Lovely weather, isn’t it?

Today is another beautiful day in sunny Saarbrücken.  Although the chill of winter is still in the air, it’s clear that Spring is finally here.  With that in mind, I thought I would share with you all some British insights on the weather.

Of course, the weather is very important to us Brits, and, in my opinion, to the English most of all.  Where I come from, the vast majority of skies are overcast, to the extent that most people can distinguish between many kinds of grey sky.  The optimistic call of „It’s brightening up!“ is often followed, a few minutes later, by „Do the burgers under the grill, love.  It’s spitting again.“

I jokingly tell my students that the reason the English love to drink is because of the weather.  The skies are somewhat monotonous, making our very lives seem monotonous.  Not only that, but it rains so often that we have a score of classifications for rain based on its severity, ranging from ’spitting‘ to ‚bucketing‘, passing through ’smattering‘, ‚pouring‘ and ‚tipping it down‘ on the way.  „We drink to cope with this most depressing onslaught of water from above,“ I tell them, but this is only half true.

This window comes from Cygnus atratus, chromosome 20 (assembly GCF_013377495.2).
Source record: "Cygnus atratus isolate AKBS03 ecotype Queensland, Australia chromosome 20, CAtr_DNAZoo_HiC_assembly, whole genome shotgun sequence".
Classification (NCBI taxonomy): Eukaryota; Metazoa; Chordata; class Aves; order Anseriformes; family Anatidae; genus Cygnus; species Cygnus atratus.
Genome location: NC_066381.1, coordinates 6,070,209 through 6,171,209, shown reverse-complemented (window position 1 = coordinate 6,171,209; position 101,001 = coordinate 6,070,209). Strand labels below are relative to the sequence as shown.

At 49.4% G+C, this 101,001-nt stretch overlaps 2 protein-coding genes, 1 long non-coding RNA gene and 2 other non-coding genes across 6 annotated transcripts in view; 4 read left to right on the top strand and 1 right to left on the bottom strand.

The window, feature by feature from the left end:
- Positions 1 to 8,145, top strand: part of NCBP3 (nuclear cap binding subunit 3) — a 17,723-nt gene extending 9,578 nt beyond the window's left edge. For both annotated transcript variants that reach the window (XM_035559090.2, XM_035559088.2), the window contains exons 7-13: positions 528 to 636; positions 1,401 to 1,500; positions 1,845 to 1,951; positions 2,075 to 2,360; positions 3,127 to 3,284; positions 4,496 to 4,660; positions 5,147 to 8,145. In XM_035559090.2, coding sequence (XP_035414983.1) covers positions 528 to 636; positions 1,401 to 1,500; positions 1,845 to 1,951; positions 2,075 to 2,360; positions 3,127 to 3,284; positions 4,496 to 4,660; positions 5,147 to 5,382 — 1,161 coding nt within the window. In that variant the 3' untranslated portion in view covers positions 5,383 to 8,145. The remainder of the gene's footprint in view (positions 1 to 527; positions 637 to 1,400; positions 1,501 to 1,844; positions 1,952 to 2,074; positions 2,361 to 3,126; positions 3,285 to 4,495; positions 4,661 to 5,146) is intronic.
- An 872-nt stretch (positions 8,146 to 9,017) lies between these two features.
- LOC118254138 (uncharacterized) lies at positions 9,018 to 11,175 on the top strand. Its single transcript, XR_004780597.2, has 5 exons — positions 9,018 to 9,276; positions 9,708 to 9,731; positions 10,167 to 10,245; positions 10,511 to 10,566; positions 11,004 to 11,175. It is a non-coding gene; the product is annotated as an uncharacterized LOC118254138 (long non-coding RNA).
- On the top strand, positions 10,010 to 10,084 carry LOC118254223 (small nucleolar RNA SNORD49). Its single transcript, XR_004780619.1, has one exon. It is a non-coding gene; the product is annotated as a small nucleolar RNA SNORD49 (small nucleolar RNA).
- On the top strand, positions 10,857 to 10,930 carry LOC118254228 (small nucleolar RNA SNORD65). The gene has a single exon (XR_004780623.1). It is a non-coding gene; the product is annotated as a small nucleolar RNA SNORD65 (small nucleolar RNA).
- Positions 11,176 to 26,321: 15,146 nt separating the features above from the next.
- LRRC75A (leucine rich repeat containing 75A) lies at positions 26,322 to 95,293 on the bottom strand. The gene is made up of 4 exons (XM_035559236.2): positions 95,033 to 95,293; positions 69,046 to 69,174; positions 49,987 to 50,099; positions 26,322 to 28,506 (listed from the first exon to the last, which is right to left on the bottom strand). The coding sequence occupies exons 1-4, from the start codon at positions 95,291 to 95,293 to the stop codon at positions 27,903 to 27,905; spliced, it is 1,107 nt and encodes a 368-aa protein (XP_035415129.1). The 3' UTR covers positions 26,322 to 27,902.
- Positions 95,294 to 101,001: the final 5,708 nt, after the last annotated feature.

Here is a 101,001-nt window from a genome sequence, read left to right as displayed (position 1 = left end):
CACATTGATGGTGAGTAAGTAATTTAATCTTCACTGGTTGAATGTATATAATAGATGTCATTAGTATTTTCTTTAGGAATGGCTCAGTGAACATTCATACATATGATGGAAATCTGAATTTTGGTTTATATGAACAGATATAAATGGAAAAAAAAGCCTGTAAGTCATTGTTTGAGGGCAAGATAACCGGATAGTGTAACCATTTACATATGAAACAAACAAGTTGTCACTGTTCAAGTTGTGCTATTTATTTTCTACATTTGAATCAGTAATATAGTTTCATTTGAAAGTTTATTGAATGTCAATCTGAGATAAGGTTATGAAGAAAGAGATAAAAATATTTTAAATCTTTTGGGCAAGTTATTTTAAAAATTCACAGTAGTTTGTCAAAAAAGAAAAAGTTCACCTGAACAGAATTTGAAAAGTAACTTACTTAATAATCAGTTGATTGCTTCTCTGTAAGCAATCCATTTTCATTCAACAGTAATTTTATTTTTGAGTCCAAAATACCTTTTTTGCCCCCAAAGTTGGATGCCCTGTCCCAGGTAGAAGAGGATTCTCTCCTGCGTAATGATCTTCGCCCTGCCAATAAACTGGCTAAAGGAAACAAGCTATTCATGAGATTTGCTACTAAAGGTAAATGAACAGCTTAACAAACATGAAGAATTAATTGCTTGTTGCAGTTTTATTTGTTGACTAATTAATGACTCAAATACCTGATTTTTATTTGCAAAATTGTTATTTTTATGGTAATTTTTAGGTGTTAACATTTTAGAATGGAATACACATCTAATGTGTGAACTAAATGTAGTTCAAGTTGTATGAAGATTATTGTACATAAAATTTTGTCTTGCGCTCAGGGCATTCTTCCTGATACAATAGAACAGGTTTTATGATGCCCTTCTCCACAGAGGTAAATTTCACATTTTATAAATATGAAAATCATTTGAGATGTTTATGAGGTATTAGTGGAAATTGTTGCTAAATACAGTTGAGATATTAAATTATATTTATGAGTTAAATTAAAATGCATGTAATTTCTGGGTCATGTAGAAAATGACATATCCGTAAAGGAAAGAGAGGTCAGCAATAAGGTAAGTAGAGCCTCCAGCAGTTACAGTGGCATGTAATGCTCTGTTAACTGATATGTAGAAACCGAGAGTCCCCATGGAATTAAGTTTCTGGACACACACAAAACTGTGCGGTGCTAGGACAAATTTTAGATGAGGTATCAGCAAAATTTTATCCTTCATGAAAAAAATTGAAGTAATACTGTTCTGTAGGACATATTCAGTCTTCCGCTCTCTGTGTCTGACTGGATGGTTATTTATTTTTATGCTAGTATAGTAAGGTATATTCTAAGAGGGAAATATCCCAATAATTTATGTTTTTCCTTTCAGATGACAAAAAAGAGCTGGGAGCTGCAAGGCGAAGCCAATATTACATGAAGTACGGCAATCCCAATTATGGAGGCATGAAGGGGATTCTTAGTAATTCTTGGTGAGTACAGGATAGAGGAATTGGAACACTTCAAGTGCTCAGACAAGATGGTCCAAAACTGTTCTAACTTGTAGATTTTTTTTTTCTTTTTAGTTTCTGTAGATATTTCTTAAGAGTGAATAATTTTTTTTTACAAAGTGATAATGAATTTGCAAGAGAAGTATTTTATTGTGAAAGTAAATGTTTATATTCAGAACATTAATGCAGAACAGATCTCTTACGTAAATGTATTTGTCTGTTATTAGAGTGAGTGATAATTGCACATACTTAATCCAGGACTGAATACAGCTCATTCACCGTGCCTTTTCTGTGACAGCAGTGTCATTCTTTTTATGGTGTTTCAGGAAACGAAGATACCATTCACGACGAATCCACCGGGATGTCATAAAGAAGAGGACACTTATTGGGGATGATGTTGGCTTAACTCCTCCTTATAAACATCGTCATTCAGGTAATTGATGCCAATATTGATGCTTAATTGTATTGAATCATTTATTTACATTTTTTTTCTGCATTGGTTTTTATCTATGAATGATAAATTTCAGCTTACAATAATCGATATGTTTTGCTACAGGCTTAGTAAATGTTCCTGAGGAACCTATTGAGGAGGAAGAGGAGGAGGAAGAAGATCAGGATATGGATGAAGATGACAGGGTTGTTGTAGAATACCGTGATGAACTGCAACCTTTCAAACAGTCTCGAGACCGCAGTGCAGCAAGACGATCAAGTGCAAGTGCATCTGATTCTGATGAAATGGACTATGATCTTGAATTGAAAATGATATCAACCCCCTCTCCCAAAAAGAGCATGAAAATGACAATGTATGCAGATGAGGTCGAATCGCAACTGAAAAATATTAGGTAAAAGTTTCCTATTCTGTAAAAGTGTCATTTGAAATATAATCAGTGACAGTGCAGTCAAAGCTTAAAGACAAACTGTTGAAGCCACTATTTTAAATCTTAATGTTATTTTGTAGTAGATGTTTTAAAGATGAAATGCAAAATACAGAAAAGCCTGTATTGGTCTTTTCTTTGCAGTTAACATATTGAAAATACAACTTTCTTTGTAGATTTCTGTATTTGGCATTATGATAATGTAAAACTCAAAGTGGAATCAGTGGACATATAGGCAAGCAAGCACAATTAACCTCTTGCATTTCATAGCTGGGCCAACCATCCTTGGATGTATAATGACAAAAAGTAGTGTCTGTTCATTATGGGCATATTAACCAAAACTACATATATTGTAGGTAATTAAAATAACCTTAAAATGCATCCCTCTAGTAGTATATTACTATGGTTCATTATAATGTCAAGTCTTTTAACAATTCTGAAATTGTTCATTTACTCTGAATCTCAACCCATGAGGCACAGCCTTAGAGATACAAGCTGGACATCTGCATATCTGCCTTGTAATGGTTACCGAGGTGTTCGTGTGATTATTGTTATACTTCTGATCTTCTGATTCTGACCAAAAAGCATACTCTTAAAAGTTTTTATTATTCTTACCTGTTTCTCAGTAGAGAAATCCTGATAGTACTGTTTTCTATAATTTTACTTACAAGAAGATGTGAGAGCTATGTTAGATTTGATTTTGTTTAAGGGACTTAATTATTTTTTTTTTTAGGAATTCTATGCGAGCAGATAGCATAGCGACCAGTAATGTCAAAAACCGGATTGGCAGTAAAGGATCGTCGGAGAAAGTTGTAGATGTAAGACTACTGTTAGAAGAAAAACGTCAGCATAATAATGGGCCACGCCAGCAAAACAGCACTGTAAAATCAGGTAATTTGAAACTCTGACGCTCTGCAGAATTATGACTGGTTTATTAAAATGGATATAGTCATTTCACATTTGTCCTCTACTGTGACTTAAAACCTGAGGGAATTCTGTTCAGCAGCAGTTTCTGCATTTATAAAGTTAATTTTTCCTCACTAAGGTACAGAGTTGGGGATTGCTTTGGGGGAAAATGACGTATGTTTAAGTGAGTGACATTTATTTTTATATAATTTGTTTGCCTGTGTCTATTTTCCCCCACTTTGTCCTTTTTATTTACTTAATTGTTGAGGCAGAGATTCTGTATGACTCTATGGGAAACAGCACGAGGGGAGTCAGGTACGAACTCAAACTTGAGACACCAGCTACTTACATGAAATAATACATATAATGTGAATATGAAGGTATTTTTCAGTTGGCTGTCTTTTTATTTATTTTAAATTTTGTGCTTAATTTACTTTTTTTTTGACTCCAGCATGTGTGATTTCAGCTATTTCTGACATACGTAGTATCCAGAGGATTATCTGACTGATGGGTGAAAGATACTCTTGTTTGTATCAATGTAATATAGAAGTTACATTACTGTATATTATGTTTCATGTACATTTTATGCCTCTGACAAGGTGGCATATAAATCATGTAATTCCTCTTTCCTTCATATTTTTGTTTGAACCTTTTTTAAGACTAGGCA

You may have heard of the British ’stiff upper lip‘, and it is exactly this phenomenon that I think our weather has gifted us with.  We remain a relentlessly chipper people, a people who race outside on the first day the sun makes an appearance, who return to the window one hundred times on a wet day in June, just to check that it is, in fact, still raining.  We are the people who visit windswept, barren beaches, swim in freezing water, and stretch the definition of ’sunbathing‘ to its limit.  If you are looking for a person who stubbornly refuses to acknowledge that it is rather too cold to be going around without a shirt on, come to England in late Summer.

No matter how bad it gets, a true Brit will always be looking for the gap in the clouds.

It’s brightening up!

Bonus activity: find all the words in this piece that describe the weather.  Categorise them according to the kind of weather they describe, and then add ten of your own.

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